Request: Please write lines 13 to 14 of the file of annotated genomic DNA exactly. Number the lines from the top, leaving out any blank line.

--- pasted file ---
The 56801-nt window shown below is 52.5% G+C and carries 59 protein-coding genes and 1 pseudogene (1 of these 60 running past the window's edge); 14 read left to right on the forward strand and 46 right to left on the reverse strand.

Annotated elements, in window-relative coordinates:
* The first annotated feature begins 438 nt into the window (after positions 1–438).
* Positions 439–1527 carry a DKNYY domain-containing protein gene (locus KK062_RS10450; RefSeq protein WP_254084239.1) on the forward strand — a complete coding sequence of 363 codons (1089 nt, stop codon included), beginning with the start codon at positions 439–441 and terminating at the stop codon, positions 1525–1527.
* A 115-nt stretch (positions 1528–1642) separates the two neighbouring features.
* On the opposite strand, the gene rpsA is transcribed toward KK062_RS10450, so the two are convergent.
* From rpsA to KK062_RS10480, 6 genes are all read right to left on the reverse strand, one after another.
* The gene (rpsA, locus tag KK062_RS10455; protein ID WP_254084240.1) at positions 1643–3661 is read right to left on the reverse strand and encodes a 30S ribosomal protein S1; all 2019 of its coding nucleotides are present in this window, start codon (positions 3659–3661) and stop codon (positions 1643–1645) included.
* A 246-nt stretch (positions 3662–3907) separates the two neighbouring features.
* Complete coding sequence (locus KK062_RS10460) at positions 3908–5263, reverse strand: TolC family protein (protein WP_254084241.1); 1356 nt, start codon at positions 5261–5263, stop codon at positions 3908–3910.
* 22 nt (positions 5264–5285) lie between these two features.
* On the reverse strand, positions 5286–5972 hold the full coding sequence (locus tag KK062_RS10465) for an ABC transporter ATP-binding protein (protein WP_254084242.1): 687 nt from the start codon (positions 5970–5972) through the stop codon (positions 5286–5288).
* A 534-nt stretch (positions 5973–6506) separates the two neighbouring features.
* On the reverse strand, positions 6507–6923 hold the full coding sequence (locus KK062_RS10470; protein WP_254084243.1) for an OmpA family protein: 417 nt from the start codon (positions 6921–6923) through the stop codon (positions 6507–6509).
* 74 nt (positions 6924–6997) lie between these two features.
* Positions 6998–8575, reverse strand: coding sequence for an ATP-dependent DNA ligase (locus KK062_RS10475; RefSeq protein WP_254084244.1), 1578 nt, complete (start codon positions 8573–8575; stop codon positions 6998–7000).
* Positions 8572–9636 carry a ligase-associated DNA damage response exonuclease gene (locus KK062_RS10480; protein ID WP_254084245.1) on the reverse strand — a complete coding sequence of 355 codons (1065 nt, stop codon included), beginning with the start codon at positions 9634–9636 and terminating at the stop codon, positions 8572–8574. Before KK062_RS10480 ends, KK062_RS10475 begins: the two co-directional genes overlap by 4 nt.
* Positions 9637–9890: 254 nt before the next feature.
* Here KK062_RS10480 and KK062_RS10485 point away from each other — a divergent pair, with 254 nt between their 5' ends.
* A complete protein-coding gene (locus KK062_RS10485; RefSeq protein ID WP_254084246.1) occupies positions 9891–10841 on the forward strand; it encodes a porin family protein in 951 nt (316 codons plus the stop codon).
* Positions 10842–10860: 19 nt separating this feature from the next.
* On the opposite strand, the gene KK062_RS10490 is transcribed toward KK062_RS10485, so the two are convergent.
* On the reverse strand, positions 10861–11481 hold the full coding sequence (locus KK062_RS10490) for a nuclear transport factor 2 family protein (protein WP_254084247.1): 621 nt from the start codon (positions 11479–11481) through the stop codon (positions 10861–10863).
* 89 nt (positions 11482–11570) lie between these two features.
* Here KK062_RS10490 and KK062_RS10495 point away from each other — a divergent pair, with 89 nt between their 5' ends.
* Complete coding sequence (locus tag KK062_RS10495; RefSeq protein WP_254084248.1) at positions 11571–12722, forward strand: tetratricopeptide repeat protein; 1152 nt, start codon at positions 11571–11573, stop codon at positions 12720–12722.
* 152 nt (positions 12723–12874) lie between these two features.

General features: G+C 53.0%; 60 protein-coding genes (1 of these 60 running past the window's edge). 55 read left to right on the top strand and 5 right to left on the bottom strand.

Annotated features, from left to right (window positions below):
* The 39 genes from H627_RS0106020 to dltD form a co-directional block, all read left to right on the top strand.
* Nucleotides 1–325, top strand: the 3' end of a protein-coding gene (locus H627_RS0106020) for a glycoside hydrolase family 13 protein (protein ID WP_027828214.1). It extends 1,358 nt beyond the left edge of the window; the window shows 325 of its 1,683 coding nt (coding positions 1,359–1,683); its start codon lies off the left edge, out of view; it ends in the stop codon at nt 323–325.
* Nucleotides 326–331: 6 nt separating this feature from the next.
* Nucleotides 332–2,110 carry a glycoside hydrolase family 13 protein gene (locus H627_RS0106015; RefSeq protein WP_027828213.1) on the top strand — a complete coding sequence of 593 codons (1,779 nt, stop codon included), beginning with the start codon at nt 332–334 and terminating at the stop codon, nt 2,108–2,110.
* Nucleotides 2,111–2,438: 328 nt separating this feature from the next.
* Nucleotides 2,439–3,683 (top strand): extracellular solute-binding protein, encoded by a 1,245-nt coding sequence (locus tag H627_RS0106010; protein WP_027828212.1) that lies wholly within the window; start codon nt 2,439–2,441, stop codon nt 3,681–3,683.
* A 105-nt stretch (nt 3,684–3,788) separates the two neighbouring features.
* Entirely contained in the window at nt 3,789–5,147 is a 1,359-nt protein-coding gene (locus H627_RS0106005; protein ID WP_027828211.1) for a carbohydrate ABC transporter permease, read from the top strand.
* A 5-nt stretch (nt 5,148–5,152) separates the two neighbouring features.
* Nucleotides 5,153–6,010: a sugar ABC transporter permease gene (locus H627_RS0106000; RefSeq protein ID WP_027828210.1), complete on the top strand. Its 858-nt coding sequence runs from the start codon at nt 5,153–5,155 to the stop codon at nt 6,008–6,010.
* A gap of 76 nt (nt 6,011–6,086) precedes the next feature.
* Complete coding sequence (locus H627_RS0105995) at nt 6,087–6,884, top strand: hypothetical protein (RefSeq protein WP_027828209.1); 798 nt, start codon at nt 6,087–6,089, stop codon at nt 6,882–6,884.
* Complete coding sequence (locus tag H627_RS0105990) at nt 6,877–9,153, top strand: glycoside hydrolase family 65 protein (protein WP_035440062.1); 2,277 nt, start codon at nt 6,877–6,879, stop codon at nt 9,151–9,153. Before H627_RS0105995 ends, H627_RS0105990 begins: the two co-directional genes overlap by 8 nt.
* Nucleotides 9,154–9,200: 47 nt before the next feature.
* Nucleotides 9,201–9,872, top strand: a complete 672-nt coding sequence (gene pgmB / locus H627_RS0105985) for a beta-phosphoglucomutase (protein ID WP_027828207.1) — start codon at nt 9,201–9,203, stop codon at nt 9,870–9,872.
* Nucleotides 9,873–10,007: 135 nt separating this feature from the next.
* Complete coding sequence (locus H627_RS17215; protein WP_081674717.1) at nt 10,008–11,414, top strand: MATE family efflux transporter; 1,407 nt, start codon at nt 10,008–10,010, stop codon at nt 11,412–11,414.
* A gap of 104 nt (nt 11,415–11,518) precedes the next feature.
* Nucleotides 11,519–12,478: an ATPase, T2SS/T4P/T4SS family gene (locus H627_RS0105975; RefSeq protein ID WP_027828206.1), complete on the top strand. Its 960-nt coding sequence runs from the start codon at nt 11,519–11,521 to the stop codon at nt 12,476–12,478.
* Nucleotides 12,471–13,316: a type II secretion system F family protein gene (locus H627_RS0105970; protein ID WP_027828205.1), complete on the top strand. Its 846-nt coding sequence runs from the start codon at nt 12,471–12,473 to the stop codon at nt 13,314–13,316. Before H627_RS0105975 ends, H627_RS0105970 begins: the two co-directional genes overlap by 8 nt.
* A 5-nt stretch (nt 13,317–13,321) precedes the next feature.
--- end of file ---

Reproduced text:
* A 534-nt stretch (positions 5973–6506) separates the two neighbouring features.
* On the reverse strand, positions 6507–6923 hold the full coding sequence (locus KK062_RS10470; protein WP_254084243.1) for an OmpA family protein: 417 nt from the start codon (positions 6921–6923) through the stop codon (positions 6507–6509).